Trio of Seattle’s largest theater, music venues to require proof of vaccination
A trio of Seattle’s largest theater and music venues will be requiring proof of vaccination for all shows.
The announcement came in last week from the Seattle Theatre Group, with the new policy taking effect on Aug. 12 for the Paramount, Moore, and Neptune Theatres.
Showgoers be required to present proof of vaccination at the door, while those “unable to be fully vaccinated, including children under 12, must have proof of a negative COVID test” taken within 72 hours of the performance date. Masks will also be required for all patrons and employees, excepting children ages 2 and under.
Accepted proof of vaccination includes:
- A vaccination card including the name of the person vaccinated, the type of vaccine, and the date the last dose was administered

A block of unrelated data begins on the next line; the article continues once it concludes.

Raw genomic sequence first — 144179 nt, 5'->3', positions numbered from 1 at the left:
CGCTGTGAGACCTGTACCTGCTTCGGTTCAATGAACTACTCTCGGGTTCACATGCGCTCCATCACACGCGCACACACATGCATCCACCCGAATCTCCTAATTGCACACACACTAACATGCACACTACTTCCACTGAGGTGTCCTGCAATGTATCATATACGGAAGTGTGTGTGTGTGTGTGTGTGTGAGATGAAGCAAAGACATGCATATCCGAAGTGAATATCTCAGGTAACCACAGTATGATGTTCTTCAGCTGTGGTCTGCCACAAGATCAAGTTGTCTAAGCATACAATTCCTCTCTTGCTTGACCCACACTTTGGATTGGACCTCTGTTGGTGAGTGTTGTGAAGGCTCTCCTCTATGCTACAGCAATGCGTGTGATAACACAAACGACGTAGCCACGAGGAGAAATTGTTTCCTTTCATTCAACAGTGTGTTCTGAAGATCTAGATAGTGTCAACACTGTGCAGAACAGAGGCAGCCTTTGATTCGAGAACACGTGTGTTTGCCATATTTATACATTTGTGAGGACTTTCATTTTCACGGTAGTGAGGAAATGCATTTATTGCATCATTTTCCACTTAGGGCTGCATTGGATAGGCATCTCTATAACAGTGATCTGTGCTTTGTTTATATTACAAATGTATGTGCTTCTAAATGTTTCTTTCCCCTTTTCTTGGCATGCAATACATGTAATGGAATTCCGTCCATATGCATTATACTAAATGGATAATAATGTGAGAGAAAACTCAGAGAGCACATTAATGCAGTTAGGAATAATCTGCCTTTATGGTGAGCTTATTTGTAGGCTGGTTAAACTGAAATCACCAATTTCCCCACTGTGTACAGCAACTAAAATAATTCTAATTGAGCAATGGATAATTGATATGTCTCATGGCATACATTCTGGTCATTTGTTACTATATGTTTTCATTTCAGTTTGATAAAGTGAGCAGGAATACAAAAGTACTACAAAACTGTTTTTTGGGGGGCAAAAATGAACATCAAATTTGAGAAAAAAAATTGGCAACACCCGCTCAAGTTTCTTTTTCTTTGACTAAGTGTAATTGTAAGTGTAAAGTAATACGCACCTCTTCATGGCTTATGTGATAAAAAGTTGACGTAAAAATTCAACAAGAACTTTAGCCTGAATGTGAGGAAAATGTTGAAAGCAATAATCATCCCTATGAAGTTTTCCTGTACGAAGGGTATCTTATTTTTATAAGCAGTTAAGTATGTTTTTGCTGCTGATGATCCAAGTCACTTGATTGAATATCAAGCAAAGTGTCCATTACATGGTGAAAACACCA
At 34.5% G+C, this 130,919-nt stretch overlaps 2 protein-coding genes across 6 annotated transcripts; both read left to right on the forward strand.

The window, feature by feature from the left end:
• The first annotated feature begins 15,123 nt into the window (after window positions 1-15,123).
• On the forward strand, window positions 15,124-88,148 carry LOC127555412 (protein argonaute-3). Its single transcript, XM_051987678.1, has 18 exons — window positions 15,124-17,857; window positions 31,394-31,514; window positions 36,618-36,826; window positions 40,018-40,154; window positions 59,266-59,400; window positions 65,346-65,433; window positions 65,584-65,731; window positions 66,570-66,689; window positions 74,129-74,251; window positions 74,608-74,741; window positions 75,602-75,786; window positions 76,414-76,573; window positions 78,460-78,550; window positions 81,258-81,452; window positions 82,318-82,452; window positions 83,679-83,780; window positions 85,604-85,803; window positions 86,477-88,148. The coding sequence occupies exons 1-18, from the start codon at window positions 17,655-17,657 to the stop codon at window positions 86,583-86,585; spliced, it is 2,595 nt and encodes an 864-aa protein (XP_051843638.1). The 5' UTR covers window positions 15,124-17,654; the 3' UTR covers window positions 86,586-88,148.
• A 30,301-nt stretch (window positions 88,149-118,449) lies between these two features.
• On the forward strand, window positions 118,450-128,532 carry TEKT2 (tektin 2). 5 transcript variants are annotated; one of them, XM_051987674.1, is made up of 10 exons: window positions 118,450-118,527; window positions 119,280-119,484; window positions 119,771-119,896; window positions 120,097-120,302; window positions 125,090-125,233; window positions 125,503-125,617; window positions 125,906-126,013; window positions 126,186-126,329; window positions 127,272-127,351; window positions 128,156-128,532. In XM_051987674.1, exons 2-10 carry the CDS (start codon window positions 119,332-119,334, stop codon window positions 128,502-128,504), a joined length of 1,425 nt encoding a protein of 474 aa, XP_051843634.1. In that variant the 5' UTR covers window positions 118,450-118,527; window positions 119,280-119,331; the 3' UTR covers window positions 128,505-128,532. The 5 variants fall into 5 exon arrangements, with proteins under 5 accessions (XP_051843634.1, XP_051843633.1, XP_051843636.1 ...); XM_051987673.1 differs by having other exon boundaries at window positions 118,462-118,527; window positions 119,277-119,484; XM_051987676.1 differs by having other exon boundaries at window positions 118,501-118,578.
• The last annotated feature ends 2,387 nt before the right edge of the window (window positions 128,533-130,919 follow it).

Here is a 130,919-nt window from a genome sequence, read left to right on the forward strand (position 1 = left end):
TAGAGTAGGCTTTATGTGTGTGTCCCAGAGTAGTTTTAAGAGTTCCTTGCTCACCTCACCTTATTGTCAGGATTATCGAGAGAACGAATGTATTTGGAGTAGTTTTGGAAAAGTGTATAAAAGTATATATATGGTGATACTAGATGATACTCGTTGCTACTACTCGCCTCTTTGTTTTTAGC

- A photo of the vaccination card
- Documentation from a health care provider or state-level immunization records
A matching photo ID will also be required as well.
Several other Seattle music venues have recently enacted similar policies, including Neumos and Barboza on Capitol Hill, SoDo’s Supernova, Fremont’s Nectar Lounge, downtown Seattle’s Kremwerk, and Kraken Bar & Lounge in the University District.
At least 130 local restaurants, bars, nightclubs, and music venues have announced vaccination and/or negative COVID test requirements as well, all citing concerns over a troubling recent rise in COVID-19 cases across King County.
Most of the newest cases in King County are among unvaccinated people, health officer Dr. Jeff Duchin said last week, as are hospitalizations and deaths. From late June to late July, Duchin reported that 88% of COVID hospitalizations were among those who are not fully vaccinated, 87% of deaths were among the unvaccinated, and 75% of all cases.
During that same time period, compared to vaccinated residents, Duchin said those who are not fully vaccinated are five times more likely to test positive for COVID, 11 times more likely to be hospitalized, and 11 times more likely to die from COVID-related illnesses.